Majaps Moving To Center Stage At CES - Twice

Majaps Moving To Center Stage At CES

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LAS VEGAS – Over the past several years major appliances have enjoyed an increasingly higher profile at International CES, and this month’s show was no exception.

CES’ largest majap proponents – Central Hall anchors LG and Samsung Electronics – once again devoted considerable chunks of real estate to the category, while long-time exhibitor Whirlpool mounted the largest booth in memory at Tech West, where it was suitably surrounded by connected-home vendors.

Other suppliers, including Dacor and Lynx Grills, shared their smart-cooking wares at CES Unveiled and the neighboring Renaissance Hotel, respectively.

Driving the coming out party for appliances are three factors:

1. The cold shoulder that some of the industry’s largest manufacturers had given KBIS (the Kitchen/Bath Industry Show), once the prime trade platform for white goods;

2. The greater profitability afforded dealers by majaps, as CE margins continue to compress; and

3. The Internet of Everything.

On that last point, appliances were one of the earliest and most easily made usecases for connected-home technology, which was quickly approaching critical mass in Las Vegas.

But besides providing verbal step-by-step cooking instructions (Lynx’s SmartGrill); or voice-activated remote operations (Dacor’s Discovery iQ dual-fuel range); or amended laundry cycles via smartphone (Whirlpool’s “Works With Nest”-enabled top-load and Duet front-load laundry pairs), the latest generation of majaps continued to amaze through sheer engineering brilliance.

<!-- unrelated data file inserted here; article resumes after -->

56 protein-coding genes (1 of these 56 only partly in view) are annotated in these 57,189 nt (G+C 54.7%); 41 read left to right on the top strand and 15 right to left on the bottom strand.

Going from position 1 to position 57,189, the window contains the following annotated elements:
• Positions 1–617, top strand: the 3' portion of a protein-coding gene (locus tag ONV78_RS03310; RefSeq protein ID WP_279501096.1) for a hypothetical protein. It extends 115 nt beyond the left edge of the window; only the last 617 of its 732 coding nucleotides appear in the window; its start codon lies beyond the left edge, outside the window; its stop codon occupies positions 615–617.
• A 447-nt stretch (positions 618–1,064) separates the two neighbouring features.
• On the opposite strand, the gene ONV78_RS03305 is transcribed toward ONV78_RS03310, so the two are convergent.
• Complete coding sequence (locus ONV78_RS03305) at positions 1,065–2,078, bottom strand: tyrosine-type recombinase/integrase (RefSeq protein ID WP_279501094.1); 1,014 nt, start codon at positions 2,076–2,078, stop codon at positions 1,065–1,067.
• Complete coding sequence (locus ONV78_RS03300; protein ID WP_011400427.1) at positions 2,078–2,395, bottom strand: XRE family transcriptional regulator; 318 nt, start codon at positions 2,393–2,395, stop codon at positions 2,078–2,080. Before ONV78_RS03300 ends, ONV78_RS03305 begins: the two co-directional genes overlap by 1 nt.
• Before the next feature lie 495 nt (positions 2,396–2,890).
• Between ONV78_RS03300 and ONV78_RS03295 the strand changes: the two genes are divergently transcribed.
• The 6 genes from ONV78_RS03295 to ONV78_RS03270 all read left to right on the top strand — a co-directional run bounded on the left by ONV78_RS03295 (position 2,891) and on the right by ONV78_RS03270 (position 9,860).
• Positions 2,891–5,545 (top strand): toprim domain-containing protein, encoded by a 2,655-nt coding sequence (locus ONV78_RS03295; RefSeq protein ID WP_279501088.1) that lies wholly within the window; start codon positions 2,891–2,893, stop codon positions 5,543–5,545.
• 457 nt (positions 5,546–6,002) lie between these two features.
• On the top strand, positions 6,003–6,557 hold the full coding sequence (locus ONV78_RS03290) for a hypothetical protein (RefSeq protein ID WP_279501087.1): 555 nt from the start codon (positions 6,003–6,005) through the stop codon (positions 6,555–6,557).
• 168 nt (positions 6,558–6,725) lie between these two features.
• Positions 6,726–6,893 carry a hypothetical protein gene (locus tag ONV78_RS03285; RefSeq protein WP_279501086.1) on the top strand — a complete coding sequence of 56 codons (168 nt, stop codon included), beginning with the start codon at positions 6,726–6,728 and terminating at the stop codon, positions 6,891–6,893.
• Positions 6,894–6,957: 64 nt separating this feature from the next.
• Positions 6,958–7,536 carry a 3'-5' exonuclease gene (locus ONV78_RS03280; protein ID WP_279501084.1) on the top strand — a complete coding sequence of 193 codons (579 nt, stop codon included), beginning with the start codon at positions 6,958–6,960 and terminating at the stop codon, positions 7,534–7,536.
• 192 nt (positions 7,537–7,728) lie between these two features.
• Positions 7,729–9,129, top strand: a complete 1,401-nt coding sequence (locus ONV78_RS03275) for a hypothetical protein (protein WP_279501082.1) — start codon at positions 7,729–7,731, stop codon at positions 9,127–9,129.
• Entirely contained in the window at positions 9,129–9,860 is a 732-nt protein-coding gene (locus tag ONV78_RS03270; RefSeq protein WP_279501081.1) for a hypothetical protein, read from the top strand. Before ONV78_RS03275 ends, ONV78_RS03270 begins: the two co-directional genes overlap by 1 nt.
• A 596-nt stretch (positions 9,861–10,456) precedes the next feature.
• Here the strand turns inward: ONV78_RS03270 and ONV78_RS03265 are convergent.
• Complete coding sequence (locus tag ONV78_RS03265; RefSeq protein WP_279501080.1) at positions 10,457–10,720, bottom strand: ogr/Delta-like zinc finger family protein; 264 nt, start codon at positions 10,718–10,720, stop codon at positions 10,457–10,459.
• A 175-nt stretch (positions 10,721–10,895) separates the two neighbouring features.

Take for example Samsung’s Activewash washer, which features a built-in, flip-down sink for pre-treating clothes and a wash-time of as little as 36 minutes. Or LG’s front-load Twin Wash system, which offers a mini-washer (models WD100C and WD200C) in place of a pedestal, allowing consumers to wash large loads and delicates separately and simultaneously.

And for those who agree that beauty is only skin-deep, vendors offered up a host of fashionable, cost-effective, fingerprint- resistant finishes in a bid to upend the reign of stainless steel.

The stakes will be even higher at the 2016 CES when that sleeping giant Haier America is expected to unleash the first major line refresh under recently named CEO Adrian Micu.

Majaps have long-since emerged from the “sea of white” to rightly assume a central role at CES, alongside 8K displays and other electronic marvels.

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